22 June: Russia Remembers the German Invasion of the Soviet Union
On 22 June 2021, at 12:15 p.m., life stands still for a minute in Russia. The traffic stops and people fall silent. They remember the day exactly 80 years ago when Vyacheslav Molotov, the Chairman of the Council of People’s Commissars, informed the Soviet people in a midday radio address that the Wehrmacht had crossed the borders of the Soviet Union and that Kyiv and Minsk were under bombardment. Today, 22 June is marked in Russia as the Day of Remembrance and Sorrow, albeit overshadowed by Victory Day on 9 May.
The war of annihilation against the Soviet Union
The German attack on the Soviet Union was the start of a war of annihilation which would claim 27 million Soviet lives. There was hardly a family with no victims to mourn. It was also the start of the systematic annihilation of Europe’s Jewish population. Babi Yar, a ravine near the Ukrainian capital Kyiv, came to symbolise the murder of the Soviet Jews. Another strand of Germany’s prosecution of the war was its policy of mass starvation, which mainly targeted the urban population: during the two-year siege of Leningrad, almost a million people died of hunger. On the pretext of crushing the partisans, hundreds of thousands of civilians were massacred and countless villages were burned to the ground. One of the worst war crimes was the German treatment of Soviet prisoners of war: more than three million Soviet POWs did not survive their time in captivity. Prisoners of war and civilians, destined to be used as forced labour in Germany, were transported across occupied Europe. The war against the Soviet Union thus became visible to the German civilian population in factories and on farms.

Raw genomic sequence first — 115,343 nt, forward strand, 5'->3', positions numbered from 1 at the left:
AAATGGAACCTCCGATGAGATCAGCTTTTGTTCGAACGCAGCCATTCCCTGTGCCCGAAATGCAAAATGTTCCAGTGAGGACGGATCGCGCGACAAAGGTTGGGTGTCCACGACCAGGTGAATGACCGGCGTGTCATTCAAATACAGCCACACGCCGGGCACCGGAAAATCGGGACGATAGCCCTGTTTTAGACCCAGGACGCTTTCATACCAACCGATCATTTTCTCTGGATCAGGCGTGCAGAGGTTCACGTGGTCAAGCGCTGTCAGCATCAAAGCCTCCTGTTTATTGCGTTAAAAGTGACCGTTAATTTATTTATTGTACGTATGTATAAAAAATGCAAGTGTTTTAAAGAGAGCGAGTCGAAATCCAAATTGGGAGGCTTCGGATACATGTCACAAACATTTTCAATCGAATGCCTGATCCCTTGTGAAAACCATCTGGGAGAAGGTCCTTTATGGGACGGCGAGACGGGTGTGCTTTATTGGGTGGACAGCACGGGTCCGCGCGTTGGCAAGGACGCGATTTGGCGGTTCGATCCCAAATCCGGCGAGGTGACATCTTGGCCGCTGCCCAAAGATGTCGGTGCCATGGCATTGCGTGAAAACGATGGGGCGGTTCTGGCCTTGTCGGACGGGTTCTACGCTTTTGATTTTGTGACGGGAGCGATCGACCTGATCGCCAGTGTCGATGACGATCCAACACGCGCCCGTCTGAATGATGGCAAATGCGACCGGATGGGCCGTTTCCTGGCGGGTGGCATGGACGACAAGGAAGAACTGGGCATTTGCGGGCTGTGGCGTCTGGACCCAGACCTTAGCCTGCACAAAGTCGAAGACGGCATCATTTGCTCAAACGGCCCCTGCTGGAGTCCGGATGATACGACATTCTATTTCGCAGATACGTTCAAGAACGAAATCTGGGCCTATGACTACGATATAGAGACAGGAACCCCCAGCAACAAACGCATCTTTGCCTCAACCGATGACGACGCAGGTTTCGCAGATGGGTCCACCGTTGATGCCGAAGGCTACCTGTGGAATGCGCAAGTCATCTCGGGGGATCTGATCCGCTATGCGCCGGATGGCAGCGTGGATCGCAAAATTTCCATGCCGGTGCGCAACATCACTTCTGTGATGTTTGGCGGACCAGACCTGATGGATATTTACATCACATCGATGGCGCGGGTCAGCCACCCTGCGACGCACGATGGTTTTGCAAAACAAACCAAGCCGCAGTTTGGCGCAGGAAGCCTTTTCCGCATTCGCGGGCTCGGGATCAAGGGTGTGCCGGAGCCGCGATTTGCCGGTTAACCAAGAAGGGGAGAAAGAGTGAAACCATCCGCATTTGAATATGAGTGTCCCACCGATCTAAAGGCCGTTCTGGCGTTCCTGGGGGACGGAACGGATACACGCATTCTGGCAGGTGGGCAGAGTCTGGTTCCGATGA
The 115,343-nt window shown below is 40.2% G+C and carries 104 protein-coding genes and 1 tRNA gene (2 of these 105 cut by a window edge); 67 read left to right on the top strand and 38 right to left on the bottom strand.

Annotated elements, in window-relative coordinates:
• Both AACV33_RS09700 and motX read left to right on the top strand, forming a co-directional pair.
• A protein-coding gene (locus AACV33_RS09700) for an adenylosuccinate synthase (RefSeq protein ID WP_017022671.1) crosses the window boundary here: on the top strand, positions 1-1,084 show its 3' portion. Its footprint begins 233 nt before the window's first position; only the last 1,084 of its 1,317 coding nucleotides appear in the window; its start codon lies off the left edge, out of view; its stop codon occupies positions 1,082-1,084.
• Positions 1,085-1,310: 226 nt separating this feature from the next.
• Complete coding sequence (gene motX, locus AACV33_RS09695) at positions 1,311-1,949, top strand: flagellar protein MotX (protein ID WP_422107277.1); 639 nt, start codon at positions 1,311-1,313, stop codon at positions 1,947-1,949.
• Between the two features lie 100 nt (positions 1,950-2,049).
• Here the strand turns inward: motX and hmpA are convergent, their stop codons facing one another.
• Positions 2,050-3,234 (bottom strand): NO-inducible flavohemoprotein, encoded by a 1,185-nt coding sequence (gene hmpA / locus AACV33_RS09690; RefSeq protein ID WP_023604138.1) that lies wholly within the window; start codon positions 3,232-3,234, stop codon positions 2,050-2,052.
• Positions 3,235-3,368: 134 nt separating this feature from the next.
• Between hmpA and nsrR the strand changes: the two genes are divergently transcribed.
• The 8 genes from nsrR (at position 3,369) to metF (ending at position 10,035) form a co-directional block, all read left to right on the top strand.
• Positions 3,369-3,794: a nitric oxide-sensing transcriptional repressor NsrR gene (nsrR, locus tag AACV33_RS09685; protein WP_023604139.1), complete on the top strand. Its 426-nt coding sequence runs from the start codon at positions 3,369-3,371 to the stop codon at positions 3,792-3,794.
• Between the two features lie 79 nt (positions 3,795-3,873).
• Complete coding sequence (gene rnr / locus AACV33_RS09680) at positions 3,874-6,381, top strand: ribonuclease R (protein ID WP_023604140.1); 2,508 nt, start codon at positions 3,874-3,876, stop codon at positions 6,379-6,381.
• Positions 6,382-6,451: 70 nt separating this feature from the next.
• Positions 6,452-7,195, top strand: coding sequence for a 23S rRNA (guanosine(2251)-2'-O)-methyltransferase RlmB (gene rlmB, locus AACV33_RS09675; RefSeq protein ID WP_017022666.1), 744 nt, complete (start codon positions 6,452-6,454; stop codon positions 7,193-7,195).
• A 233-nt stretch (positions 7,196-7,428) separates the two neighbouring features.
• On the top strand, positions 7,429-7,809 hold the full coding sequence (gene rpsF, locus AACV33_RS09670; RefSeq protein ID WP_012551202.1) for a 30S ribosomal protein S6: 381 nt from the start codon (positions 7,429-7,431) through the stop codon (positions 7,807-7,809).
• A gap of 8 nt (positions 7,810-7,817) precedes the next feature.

Remembrance between victory and sorrow
In Russia, remembrance of the Great Patriotic War is located at the nexus between victory and sorrow. It links in with Soviet traditions, yet it is also focused on the present. Just one day after the Wehrmacht’s invasion of the Soviet Union, the Soviet daily newspaper Pravda coined the term “Great Patriotic War”, thereby drawing an analogy to Napoleon’s failed invasion of Russia in 1812. In Russia and Belarus, this is still the official term for the war between Germany and the Soviet Union that lasted from 1941 to 1945. Other states in the post-Soviet space distance themselves from the phrase, however: the Baltic states, for example, interpret their history in terms of the Second World War from 1939 to 1945 and emphasise not just the German but also the Soviet occupation following the Hitler-Stalin Pact. Ukraine, too – or, to be more precise, its central and western regions – has increasingly adopted this interpretive framework since the 2014 Russo-Ukraine War, seeing itself as the victim of two authoritarian regimes.